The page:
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September 14, 2009 | by  | in Theatre |
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Where Are You, My Only One?

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Where Are You, My Only One? is a new New Zealand work. Written by Vanessa Rhodes, it is, at the end of the day, a love story. Robert ‘Bob’ McLean (Gavin Rutherford), a simple farmer living near Hamilton meets, through what seems to be a slightly less sinister kind of mail-order bride business, Yulia (Andrea Tutt), a Russian single mother searching for a place in the world and a man to fill the hole in her heart. Yulia lives with her cantankerous and fiercely patriotic mother Ludmila (Donna Akersten). Yulia and Bob exchange letters, phone calls and packages and the connection between them grows. They hit somewhat of a road bump when Bob buys Yulia a ticket to New Zealand and she is torn between her family—as her son is called into the army and her mother emotionally blackmails her with the hurt of the past—and her heart.

And, well, that’s kind of it.

Only One manages, with lots of effort, to distend that plot out to one hour and twenty minutes and, really, its ability to make it last that long (and feel much longer than that) is the only real thing I can praise about this production.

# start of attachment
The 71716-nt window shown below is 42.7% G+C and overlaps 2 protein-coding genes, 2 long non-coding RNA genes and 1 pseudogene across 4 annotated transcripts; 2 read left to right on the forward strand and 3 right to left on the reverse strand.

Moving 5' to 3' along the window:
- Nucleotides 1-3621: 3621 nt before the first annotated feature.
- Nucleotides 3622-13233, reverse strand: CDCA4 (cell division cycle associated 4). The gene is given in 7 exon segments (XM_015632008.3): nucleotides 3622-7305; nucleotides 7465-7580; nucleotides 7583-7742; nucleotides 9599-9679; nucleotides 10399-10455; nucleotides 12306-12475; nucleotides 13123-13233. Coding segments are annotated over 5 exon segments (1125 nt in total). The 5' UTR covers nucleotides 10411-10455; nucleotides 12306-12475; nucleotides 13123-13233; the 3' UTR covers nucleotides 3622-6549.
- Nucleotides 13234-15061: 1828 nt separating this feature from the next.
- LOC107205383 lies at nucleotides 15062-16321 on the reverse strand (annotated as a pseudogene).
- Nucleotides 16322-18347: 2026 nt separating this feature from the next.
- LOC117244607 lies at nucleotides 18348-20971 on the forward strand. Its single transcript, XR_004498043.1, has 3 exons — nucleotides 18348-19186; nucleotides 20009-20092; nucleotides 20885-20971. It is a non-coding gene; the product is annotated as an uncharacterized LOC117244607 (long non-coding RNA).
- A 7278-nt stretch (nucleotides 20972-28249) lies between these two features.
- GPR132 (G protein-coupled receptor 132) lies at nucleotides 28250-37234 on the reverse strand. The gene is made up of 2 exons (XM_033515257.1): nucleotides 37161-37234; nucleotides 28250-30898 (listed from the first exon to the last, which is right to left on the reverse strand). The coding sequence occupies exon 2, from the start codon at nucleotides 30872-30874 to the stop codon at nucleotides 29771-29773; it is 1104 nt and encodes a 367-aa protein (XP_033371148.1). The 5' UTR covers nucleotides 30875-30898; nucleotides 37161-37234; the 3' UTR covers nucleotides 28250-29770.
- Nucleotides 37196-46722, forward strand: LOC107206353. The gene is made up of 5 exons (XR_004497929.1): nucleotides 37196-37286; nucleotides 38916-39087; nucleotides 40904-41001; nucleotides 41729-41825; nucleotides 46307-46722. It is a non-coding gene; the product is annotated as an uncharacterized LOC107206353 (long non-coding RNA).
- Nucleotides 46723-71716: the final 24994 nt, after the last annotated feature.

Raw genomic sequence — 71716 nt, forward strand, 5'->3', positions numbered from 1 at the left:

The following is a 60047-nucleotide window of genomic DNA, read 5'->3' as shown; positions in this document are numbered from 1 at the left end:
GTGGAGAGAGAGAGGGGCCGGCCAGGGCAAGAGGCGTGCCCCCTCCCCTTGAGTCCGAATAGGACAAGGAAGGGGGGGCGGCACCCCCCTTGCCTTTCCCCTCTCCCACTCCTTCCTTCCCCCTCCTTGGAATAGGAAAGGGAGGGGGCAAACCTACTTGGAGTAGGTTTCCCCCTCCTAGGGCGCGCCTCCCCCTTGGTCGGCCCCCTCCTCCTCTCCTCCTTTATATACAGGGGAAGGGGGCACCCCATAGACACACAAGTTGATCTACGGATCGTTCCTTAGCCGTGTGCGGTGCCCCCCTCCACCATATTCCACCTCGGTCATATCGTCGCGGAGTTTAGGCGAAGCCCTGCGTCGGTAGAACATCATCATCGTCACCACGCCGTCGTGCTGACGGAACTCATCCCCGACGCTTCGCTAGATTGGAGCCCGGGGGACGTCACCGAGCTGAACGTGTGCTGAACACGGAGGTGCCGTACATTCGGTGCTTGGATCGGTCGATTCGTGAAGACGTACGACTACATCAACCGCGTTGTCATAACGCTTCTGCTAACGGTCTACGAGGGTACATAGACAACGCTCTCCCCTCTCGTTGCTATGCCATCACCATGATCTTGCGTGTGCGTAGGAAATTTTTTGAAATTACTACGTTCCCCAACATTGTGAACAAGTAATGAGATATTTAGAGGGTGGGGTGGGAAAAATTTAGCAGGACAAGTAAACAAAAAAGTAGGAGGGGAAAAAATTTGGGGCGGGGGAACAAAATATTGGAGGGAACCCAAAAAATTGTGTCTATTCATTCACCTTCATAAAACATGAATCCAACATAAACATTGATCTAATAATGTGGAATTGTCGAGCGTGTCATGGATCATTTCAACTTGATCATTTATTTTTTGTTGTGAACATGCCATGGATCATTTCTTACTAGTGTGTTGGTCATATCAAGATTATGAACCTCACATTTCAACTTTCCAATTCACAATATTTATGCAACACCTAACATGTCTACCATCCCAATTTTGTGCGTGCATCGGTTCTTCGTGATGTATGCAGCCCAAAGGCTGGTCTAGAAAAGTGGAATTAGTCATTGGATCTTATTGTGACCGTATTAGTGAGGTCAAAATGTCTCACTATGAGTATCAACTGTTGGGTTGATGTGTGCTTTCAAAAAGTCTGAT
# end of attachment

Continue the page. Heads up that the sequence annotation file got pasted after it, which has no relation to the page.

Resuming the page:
This is what they call the deadly theatre. Empty, boring and ugly. The script is an exercise in wheel-spinning intercut with some highly questionable, and probably unintentional, messages about gender and politics. The direction is lazy, trudging murderously along, threatening to send the audience to sleep at any moment. The acting is serviceable, though the accents frequently slip to a ridicioulous comic degree, and Rutherford is simply rehashing the same nice simple harmless country bumpkin performance he has been wheeling out for the past year or so. Each design element on its own is fine if deeply unremarkable. But they clash. Horribly. Jennifer Lal’s coloured lights make John Hodgkins’ curved set garish, and Paul Jenden’s costumes stand out mainly due to how little they match anything around them.